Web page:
An Evening with Zoë Coombs Marr is an ethereal experience.
There are strands of stand up, strands of musical interaction, and, possibly, mystical strands of spooky symbolism interwoven together into a deliberately awkward mix of comedy and criticism.
Zoë has an established schtick that involves naming the comedic conventions she’s using. For example, she engages as audience member in some banter and then turns to the audience and says, there, that’s crowd work done. She also promises her mark that he/she will have a “callback” later, which is where comedians make a reference to something that happened earlier in the show.
This approach sometimes comes across as self-deprecating but also has tinges of “too cool for school”, maintaining a little distance between her and her work which can be a uncomfortable at times because as an audience we sense our performer is holding back from us, at least just a little.
That said, Zoë’s observational stand up often hits the mark, especially her routine about straight people in which she talks about straight culture as a twist on how her beloved gay culture is often talked about and patronised. There is some great material here. Likewise, her calling out of the many male comedians who just revisit dick jokes and complain about not getting enough sex at home in their acts, is spot on and an important message to the comedy world.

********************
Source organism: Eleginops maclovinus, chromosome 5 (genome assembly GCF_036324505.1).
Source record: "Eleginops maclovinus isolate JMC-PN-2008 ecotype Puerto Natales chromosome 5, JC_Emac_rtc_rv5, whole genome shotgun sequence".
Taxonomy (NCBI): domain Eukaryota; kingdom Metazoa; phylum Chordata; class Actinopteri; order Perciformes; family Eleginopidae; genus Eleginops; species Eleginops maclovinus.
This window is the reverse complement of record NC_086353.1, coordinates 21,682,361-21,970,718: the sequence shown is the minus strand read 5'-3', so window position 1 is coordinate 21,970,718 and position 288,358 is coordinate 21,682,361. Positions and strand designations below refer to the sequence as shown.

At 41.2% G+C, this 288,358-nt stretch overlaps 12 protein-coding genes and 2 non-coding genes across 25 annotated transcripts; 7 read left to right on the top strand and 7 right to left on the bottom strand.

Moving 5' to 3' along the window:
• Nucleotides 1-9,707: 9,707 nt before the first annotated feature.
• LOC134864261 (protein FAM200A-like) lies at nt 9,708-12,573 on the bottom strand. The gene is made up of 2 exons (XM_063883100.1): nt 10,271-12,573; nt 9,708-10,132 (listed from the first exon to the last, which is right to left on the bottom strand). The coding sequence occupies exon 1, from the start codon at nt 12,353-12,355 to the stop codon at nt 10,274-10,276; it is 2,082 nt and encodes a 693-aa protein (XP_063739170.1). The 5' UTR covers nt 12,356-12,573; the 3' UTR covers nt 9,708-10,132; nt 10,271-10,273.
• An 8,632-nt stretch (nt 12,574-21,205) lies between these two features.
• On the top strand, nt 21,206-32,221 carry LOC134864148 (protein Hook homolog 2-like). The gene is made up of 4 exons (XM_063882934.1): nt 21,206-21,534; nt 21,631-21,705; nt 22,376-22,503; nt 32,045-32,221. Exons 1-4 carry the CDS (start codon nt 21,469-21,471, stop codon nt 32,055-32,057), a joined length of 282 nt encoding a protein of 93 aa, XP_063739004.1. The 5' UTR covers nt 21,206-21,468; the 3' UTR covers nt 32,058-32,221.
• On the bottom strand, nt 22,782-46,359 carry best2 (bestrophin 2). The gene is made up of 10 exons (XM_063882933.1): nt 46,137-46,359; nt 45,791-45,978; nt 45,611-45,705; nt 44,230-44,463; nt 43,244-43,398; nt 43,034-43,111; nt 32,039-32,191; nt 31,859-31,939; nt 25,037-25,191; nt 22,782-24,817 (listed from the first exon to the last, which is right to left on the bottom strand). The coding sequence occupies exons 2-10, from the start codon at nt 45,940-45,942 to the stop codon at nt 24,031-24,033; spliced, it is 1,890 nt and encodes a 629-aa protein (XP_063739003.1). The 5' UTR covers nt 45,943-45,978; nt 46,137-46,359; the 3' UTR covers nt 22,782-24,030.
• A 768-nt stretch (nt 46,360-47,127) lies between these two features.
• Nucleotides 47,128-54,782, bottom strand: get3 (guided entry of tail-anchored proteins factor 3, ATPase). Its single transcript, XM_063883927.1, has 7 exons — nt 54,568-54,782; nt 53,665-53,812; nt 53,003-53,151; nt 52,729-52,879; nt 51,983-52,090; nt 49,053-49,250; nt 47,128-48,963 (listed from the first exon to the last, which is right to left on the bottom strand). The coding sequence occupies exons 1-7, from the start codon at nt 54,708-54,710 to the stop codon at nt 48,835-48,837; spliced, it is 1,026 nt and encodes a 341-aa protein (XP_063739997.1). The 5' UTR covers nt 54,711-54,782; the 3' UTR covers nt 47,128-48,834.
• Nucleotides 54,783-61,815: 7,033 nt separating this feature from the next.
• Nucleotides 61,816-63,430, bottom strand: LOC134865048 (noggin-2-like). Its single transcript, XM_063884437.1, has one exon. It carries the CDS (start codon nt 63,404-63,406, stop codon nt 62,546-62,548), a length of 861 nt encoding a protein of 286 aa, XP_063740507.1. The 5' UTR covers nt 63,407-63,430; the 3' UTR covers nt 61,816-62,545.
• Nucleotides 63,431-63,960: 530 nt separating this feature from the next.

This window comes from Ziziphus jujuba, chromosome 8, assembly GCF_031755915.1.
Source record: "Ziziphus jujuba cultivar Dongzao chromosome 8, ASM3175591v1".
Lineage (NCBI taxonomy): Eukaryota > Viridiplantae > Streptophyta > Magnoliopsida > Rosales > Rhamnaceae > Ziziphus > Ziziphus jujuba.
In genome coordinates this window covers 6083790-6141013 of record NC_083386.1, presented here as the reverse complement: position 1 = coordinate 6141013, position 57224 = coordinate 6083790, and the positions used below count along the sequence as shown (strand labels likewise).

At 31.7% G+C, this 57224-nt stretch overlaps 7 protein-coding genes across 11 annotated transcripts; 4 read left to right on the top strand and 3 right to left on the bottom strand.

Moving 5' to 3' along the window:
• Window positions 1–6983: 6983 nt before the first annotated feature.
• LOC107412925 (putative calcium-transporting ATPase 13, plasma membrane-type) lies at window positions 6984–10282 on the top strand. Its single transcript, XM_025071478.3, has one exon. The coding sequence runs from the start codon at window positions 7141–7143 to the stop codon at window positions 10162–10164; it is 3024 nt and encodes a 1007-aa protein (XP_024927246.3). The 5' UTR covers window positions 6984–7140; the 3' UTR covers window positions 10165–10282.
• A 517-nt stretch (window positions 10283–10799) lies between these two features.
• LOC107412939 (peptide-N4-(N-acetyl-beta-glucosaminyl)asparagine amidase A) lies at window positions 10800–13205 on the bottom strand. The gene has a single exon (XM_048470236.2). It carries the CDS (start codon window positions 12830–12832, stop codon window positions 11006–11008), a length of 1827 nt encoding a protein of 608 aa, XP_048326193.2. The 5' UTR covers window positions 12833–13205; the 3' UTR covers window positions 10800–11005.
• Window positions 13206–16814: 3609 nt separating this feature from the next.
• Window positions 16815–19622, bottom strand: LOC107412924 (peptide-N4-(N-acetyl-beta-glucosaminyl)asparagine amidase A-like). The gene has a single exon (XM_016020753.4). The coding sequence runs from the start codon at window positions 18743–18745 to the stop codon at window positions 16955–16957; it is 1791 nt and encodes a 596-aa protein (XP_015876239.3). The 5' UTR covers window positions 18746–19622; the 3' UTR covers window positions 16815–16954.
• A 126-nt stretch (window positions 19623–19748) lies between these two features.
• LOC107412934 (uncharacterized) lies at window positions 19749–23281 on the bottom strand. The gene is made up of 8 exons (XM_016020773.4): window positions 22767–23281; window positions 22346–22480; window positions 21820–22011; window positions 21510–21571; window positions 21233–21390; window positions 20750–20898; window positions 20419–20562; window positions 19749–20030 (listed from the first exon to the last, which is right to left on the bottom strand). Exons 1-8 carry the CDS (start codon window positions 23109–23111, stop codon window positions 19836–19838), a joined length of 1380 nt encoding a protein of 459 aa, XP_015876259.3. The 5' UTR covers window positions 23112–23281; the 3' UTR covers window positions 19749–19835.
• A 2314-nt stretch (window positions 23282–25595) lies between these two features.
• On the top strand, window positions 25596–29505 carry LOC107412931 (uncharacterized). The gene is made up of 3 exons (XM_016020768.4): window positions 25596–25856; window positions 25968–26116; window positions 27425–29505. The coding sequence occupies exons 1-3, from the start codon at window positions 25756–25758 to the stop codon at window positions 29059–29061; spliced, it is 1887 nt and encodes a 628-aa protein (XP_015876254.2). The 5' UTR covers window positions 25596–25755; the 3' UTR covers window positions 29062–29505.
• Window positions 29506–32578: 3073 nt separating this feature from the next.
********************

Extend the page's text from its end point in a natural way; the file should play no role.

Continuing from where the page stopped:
There is also some “slow burn” material in the show in which Zoë departs from stand up and explores interaction with music and, spoiler alert, a live choir. It added an extra dimension to the show and, as Zoë commented aloud a number of times, the integration is not fully working yet but there is certainly scope for this to be played with in the future.
The mysterious strand is a reference to Zoë’s dance performance to Chandelier by Sia. It is the closing act of the show and will remain a highlight for many as she surprises us with a range of talents not even hinted at in the publicity blurb. And either the Grant Burge wine had played with my mind or there was a stroke of genius in ending with Sia’s song because it became for me a physical and aural rendering of the evening’s journey:
I’m gonna swing from the chandelier, from the chandelier
I’m gonna live like tomorrow doesn’t exist
Like it doesn’t exist
Indeed, did this show exist, did this audience exist? Zoë has brought a body of existing work to the cabaret festival and blended it with some faff and flourish, and as she notes, we, her audience whom she views as one person who returns night after night, will be back again tomorrow night to watch this all again, remembering nothing of the night before.
For the record, the night did exist, there were many rounds of hearty laughter, and Zoë must surely have felt love from her audience as we physically supported her in her trust exercises performed from the edge of the stage. And as we departed, the thought lingered that we never got as close to her as some other heart-on-their-sleeves performers at this festival. Maybe Zoë is the comic sister of Sia: two respected performers who maintain a mysterious distance from their adoring fans?
An evening to ponder, indeed.